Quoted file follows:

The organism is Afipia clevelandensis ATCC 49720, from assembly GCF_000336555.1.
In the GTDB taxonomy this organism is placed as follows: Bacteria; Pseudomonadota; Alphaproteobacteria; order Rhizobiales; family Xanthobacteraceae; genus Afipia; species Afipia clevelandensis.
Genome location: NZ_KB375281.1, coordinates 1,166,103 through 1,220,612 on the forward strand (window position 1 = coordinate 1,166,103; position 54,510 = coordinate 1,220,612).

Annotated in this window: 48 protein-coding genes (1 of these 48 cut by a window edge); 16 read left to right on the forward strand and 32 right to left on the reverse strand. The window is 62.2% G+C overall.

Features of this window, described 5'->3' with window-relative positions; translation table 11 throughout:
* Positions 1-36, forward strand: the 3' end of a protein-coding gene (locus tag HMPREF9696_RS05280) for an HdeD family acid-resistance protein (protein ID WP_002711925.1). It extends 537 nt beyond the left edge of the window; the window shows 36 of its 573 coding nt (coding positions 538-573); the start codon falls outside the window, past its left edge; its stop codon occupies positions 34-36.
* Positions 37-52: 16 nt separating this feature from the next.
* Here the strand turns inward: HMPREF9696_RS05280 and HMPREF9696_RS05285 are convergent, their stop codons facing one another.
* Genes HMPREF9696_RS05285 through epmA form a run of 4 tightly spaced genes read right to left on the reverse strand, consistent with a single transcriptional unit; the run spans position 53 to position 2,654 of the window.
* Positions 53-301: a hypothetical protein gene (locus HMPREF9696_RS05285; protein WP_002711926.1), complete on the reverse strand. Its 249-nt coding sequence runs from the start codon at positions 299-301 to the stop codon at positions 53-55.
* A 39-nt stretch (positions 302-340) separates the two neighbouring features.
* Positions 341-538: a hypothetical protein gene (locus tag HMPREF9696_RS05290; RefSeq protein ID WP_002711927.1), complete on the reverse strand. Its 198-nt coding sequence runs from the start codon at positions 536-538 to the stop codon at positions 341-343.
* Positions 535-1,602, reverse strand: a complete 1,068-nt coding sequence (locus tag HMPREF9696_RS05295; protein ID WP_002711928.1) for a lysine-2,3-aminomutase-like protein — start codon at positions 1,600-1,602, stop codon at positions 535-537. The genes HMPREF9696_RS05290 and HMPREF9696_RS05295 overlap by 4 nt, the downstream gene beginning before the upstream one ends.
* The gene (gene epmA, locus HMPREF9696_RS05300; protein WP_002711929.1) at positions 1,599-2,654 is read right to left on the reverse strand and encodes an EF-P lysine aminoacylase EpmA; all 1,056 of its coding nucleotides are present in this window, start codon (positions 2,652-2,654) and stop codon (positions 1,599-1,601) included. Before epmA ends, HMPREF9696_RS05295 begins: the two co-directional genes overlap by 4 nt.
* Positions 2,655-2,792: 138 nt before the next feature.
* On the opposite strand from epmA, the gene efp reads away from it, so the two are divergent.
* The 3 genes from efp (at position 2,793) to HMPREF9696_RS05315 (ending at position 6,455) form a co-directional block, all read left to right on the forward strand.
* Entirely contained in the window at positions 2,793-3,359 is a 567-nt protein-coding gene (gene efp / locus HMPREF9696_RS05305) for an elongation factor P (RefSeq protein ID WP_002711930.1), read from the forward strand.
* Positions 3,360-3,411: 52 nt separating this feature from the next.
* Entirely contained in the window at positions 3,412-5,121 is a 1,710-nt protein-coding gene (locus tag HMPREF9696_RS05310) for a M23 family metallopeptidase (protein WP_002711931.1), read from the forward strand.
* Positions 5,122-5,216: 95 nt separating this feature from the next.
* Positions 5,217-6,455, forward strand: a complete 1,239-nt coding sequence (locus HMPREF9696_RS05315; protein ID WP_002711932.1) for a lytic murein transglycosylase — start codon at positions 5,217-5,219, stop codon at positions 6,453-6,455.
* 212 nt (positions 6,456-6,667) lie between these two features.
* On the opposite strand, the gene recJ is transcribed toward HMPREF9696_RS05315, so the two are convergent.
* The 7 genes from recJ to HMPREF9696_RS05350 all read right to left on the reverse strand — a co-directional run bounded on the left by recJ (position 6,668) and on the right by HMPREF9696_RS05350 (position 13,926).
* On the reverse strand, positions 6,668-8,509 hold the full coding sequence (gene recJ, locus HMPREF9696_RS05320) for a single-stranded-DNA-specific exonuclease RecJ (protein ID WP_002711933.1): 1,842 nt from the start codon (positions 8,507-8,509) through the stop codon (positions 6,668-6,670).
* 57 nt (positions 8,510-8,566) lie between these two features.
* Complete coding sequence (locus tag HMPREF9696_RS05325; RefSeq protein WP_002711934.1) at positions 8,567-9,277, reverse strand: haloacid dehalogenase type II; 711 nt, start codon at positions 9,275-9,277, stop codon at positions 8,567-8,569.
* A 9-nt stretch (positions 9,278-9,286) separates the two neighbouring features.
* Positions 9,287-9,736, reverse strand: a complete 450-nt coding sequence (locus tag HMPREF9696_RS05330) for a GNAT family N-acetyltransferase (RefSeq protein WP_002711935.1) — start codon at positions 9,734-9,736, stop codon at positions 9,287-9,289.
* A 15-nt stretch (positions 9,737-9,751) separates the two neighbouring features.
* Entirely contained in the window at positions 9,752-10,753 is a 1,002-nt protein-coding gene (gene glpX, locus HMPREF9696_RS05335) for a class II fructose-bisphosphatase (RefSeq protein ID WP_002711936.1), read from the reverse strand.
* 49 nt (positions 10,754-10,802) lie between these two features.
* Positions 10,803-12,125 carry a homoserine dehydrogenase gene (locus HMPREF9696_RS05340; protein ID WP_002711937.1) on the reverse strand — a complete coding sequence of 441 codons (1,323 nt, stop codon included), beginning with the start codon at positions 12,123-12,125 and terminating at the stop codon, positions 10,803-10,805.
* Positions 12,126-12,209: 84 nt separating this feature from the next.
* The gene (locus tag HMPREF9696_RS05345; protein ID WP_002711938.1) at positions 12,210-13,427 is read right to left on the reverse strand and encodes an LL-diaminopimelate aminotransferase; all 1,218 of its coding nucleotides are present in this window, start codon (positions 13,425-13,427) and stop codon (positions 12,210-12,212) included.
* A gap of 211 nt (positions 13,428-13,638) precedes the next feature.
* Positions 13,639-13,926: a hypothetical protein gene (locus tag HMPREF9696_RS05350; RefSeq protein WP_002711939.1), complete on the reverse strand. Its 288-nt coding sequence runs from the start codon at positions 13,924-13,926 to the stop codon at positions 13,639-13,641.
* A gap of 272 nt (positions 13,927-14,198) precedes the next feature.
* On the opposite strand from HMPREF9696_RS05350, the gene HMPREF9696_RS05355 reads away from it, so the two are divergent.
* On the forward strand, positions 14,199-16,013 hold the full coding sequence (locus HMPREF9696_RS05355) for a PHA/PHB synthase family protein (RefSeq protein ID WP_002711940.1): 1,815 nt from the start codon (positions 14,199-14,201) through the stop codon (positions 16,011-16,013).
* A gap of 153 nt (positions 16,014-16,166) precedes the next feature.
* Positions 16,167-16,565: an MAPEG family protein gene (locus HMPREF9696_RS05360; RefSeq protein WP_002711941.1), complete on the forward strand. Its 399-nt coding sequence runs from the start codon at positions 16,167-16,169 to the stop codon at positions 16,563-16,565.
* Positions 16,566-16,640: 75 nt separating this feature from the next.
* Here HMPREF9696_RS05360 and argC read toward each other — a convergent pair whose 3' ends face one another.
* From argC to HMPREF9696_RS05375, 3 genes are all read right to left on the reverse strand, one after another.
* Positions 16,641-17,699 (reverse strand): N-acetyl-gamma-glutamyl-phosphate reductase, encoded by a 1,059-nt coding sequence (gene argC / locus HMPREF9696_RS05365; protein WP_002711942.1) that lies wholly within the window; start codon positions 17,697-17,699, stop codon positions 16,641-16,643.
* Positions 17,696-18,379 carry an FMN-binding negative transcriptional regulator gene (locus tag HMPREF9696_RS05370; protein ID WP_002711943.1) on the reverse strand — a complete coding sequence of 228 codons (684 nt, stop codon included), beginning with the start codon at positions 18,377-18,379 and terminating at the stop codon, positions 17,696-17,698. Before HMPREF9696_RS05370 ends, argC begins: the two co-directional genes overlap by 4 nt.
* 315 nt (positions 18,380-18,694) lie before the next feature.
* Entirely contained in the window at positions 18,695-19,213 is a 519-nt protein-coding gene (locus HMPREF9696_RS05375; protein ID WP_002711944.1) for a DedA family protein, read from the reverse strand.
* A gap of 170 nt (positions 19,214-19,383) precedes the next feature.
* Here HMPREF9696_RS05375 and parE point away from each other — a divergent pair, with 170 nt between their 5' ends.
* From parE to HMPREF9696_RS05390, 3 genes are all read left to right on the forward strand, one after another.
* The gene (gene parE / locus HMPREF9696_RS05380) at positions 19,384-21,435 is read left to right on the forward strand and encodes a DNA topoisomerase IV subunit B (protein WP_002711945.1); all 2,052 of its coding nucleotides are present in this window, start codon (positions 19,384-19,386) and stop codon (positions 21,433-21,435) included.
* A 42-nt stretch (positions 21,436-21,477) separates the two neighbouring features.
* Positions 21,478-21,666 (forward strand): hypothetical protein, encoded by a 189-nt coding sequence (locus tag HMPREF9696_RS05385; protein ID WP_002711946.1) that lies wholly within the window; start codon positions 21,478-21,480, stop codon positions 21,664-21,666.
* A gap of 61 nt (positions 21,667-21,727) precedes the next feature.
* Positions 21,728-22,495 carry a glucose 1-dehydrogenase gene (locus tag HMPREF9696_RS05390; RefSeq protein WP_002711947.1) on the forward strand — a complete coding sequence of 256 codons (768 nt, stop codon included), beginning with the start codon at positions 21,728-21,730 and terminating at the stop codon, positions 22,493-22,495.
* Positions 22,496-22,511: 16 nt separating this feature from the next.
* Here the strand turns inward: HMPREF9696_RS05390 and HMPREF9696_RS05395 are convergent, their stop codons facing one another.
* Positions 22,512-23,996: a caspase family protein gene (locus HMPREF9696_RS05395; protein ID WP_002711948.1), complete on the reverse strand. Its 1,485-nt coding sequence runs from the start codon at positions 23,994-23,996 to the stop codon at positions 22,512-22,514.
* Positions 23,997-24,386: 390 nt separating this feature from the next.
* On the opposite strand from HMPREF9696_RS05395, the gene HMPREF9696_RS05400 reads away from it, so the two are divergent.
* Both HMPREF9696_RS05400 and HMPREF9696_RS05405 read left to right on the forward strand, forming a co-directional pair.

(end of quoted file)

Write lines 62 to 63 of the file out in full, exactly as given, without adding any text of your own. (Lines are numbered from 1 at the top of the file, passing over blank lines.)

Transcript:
* Positions 23,997-24,386: 390 nt separating this feature from the next.
* On the opposite strand from HMPREF9696_RS05395, the gene HMPREF9696_RS05400 reads away from it, so the two are divergent.